Carton 1, Folder 5

Minute Book, 1912 July 1-1913 June 2

Contents

Items of interest include: the results of an election held on July 8, 1912 [p 8]; a vote for amalgamation with the Longshore Lumberman's and Clerk's Association, 215 to 214 [p 9]; an example of the union's working rules in this period [pp 32-33]; evidence that the Riggers' passed a proposal to "try to amalgamate all our crafts on the Pacific Coast" and to attempt to amalgamate "all maritime transport workers" [p 77]; evidence of when the Riggers' withdrew fro the Asiatic Exclusion League [p 78]; a passage that states "there is a decided aversion in this Union to Affiliate with the International Association of Longshoremen [p 109].
Carton 1, Folder 6

Minute Book, 1913 June 9-1914 July 13

Contents

Items of interest include: the results of a quarterly elections [pp 30-31, 165, 167]; a vote to join the ILA on August 18, 1913 "with the understanding that dues shall not be raised for this purpose", 286 to 116 [p 63]; a mention on September 22, 1913 that the "Clerks" had amalgamated [p 84]; the wage scale that was to go into effect as of November 1, 1913 [p 96]; mention of a communication from the President of the Pacific Convention, presumably of the ILA, that forbade IWW delegates in the convention [p 228].
Carton 1, Folder 7

Minute Book, 1914 July 27-1915 September 27

Contents

Points of interest in Book VII include: a mention of the "Ludlow Massacre" [p 23]; election results [p 131]; evidence that the "Crockett local" was amalgamated on July 9, 1915 [p 213]; an amendment to the union constitutions that limited membership to "white citizens of the United States"[p 297]; a record that the Riggers' Protective Union amalgamated on November 1, 1915 [p 297].
Carton 1, Folder 8

Minute Book, 1915 October 4-1916 December 18

Contents

Points of interest include: quarterly election results [pp 76, 79]; evidence that as of January 16, 1916, the Riggers' had a $30.00 initiation fee [p 79]; proposal that the Riggers' withdraw from the ILA and spend their money to amalgamate the Pacific Coast into "one big union" and that they present this resolution at the Pacific Coast District Convention of the ILA [ p 79]; the Riggers' voted along with the San Francisco Labor Council against "militarism" [p 110]; a letter from T.V. O'Connor condemning the union's actions in trying to amalgamate other unions [p 124]; evidence of a special election that "rescinded" the proposal to amalgamate the Pacific coast, by a vote of 436 to 212 [ p 79]; mention of a meeting on May 31, 1916 relating to a strike [p 178]; the unions voted to rescind their "resolution regarding prohibition" [p 236]; record of the vote on November 21, 1916 in which the Riggers' voted to end the strike and return to work [p 255].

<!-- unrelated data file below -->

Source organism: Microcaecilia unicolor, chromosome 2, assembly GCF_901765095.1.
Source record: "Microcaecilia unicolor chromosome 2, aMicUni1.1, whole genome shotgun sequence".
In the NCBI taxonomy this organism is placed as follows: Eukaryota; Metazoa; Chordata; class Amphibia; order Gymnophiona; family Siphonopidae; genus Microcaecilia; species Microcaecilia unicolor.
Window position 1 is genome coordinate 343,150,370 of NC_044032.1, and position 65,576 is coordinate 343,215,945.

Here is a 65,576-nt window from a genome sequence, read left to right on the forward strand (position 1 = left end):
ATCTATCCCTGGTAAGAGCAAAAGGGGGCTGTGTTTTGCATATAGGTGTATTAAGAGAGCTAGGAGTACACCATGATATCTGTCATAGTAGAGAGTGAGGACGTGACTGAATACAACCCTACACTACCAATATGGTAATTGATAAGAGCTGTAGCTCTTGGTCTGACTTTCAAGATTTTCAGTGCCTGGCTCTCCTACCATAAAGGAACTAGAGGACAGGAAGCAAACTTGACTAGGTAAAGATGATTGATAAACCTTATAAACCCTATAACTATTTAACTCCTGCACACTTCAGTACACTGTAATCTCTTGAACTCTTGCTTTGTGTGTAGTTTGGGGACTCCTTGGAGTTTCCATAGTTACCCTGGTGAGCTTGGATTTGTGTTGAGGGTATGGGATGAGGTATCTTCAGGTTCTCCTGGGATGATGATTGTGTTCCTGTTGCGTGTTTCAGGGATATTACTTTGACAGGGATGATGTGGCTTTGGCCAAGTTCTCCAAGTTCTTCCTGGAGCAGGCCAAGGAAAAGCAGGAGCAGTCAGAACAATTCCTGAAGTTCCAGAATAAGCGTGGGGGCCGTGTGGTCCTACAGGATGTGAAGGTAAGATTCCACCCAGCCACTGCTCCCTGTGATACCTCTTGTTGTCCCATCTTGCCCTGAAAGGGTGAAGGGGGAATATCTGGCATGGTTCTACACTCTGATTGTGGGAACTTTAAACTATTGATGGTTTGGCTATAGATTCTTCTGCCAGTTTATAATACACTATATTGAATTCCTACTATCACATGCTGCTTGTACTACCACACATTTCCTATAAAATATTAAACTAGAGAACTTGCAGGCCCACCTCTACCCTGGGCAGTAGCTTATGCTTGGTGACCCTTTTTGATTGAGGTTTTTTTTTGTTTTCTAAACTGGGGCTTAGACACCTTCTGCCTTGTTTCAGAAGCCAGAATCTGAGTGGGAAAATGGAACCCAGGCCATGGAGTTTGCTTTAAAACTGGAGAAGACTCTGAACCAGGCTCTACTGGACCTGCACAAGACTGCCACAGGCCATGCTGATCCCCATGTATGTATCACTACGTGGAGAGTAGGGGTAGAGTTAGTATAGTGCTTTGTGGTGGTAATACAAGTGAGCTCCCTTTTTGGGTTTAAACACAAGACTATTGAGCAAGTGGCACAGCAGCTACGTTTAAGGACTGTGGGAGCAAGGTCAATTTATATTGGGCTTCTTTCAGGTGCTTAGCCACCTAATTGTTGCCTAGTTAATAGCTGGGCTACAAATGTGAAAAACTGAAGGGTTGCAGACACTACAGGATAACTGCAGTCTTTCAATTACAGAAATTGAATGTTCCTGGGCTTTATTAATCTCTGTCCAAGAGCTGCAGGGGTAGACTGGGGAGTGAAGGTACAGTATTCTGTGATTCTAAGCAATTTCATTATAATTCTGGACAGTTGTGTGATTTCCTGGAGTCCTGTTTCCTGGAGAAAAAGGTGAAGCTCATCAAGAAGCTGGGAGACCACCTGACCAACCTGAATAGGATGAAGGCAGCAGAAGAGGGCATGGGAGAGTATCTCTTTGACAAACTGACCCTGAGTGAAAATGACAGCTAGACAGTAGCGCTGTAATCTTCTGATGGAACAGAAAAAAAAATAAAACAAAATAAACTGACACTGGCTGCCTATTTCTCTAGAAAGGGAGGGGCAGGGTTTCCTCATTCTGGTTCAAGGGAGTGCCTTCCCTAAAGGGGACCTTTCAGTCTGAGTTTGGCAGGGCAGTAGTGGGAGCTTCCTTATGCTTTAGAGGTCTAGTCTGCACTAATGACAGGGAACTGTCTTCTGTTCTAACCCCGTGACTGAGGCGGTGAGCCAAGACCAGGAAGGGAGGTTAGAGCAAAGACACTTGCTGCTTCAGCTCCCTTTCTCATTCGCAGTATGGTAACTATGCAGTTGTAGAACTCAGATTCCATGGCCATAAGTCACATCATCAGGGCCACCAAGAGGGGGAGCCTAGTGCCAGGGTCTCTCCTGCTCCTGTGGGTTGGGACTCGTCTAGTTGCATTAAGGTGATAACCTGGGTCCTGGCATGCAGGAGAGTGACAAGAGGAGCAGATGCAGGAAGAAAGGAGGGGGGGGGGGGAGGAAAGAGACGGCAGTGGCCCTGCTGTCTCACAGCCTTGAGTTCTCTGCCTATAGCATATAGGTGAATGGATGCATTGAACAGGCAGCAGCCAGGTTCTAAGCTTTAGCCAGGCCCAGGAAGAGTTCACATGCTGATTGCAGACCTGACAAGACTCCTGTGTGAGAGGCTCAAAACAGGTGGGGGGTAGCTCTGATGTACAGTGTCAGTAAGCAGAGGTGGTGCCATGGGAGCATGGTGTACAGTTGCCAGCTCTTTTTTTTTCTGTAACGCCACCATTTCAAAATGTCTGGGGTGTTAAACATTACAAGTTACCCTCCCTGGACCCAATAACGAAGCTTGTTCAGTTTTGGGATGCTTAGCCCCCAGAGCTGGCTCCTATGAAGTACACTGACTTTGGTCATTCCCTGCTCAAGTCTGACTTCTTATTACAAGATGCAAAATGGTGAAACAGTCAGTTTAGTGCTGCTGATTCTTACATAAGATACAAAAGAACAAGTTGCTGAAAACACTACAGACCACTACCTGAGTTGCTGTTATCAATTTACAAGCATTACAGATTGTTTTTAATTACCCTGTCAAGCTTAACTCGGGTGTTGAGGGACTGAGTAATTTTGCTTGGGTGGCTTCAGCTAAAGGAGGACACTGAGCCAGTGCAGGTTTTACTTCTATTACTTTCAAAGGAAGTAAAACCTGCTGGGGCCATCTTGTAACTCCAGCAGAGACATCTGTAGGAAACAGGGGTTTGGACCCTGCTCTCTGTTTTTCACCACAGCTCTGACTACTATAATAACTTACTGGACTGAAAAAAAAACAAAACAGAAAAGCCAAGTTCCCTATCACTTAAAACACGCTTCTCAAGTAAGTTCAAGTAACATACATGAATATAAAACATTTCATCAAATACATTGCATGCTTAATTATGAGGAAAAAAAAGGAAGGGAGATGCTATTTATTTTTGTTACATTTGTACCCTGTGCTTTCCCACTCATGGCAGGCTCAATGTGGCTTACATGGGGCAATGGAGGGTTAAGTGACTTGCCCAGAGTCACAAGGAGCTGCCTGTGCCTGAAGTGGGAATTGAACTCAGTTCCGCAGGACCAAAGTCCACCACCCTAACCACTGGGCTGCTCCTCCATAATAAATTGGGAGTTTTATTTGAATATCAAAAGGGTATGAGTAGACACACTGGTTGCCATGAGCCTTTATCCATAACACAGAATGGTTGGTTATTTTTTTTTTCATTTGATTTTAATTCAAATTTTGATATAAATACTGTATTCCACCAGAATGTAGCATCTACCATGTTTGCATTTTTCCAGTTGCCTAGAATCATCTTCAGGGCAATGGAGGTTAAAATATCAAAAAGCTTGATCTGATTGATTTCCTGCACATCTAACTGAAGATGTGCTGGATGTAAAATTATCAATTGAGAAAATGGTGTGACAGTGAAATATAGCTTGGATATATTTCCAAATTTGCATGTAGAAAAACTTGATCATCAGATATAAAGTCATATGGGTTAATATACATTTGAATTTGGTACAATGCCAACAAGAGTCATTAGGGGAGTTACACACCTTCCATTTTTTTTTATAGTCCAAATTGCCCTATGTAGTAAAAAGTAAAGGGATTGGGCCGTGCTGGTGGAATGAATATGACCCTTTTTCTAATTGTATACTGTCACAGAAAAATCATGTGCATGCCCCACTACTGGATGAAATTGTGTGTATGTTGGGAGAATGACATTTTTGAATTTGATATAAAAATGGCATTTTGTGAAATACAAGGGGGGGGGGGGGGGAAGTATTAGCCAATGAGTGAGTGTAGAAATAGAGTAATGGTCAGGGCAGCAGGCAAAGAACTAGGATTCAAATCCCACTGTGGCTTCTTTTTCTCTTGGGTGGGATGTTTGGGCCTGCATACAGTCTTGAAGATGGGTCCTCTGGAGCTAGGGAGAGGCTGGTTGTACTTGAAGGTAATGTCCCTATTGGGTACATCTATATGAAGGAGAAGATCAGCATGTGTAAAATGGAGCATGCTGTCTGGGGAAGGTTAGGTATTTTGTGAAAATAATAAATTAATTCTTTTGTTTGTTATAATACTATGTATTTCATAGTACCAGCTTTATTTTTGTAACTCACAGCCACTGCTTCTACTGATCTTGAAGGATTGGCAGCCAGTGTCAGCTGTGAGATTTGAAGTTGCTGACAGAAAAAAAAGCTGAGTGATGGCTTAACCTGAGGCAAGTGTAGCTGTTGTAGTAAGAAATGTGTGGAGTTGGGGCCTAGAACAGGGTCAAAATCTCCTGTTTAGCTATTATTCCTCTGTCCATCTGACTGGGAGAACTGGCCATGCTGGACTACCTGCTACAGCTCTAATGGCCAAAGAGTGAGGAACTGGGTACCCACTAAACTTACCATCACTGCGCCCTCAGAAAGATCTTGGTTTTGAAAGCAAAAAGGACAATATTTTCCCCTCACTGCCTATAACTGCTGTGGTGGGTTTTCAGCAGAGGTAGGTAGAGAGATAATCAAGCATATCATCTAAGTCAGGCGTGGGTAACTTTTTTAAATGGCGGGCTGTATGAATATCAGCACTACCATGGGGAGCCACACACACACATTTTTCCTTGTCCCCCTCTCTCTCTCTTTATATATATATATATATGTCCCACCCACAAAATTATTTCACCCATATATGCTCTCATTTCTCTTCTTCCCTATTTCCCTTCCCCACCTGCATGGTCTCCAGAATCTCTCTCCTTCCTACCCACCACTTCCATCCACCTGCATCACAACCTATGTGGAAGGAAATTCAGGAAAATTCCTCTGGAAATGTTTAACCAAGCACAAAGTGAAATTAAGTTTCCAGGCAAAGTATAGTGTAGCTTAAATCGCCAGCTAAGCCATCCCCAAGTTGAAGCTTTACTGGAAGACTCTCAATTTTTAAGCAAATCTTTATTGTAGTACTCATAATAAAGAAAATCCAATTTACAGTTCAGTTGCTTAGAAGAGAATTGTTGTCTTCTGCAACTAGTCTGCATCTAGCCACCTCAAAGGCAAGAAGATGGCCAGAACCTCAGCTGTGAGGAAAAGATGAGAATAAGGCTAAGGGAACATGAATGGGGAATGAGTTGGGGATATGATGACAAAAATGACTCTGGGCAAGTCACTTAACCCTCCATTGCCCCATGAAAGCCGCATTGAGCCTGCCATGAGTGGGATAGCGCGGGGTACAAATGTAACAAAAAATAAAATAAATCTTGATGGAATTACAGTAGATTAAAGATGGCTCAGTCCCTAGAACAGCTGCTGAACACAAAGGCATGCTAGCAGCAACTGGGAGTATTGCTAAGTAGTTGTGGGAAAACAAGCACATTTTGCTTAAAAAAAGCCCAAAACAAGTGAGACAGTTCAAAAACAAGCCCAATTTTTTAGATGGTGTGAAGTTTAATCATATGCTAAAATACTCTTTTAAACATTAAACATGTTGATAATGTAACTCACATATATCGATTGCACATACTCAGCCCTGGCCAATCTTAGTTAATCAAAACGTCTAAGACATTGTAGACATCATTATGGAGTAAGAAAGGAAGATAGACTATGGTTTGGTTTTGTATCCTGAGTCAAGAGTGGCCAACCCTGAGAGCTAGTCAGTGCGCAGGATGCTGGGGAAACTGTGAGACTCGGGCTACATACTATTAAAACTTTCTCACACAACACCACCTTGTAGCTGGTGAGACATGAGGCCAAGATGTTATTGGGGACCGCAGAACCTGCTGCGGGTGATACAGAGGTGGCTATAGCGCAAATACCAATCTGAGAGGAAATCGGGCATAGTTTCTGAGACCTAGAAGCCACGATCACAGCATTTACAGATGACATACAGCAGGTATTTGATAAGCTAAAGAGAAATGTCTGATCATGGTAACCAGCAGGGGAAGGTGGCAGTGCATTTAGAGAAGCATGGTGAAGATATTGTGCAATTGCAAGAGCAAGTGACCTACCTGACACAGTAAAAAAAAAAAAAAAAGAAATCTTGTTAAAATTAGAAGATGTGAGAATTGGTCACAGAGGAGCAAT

Carton 1, Folder 9

Minute Book, 1917 January 8-1919 January 20

Contents

Points of interest in Book IX include: election results [pp 3, 279]; the mention of the establishment of a maximum load amount [p 12]; a mention a letter from the San Francisco Labor Council requesting financial assistance, to which the Riggers' replied that they were "in no position to financially assist them"[p 25]; a reversal of the constitutional policy that only white citizens could join the union. Instead, all "men of good moral character...capable of performing the work of loading and unloading vessels" would be eligible for membership [p 34]; record that the meetings of the union were made bimonthly as opposed to weekly [p 35]; minutes from a special meeting of the union to address the issue of members refusing to work unless given an increase in wages [p 55]; a resolution calling for an 8 hour day, $6.00 per day, 75 cents an hour straight time, $1.25 overtime [p 55]; evidence of member of the Riggers independently quitting work and refusing to return to work [p 59]; a mention of a motion to refuse to handle non-union handled cargo that was rescinded "at the request of the Employer's Union and the Waterfront Workers Federation" [pp 59-60]; a vote not to amalgamate with the Riggers of Alameda [p 61]; a new wage scale proposed by the employer on June 1, 1917 [p 62]; an attempt by the Riggers' to institute a new wage scale of 65 cents per hour straight time and $1.00 overtime [p 84]; evidence of very large amount of applicants for membership [pp 86-87, 92-95, 100-101,107-108]; mention of a meeting to organize the unorganized and to increase the wage scale [p 96].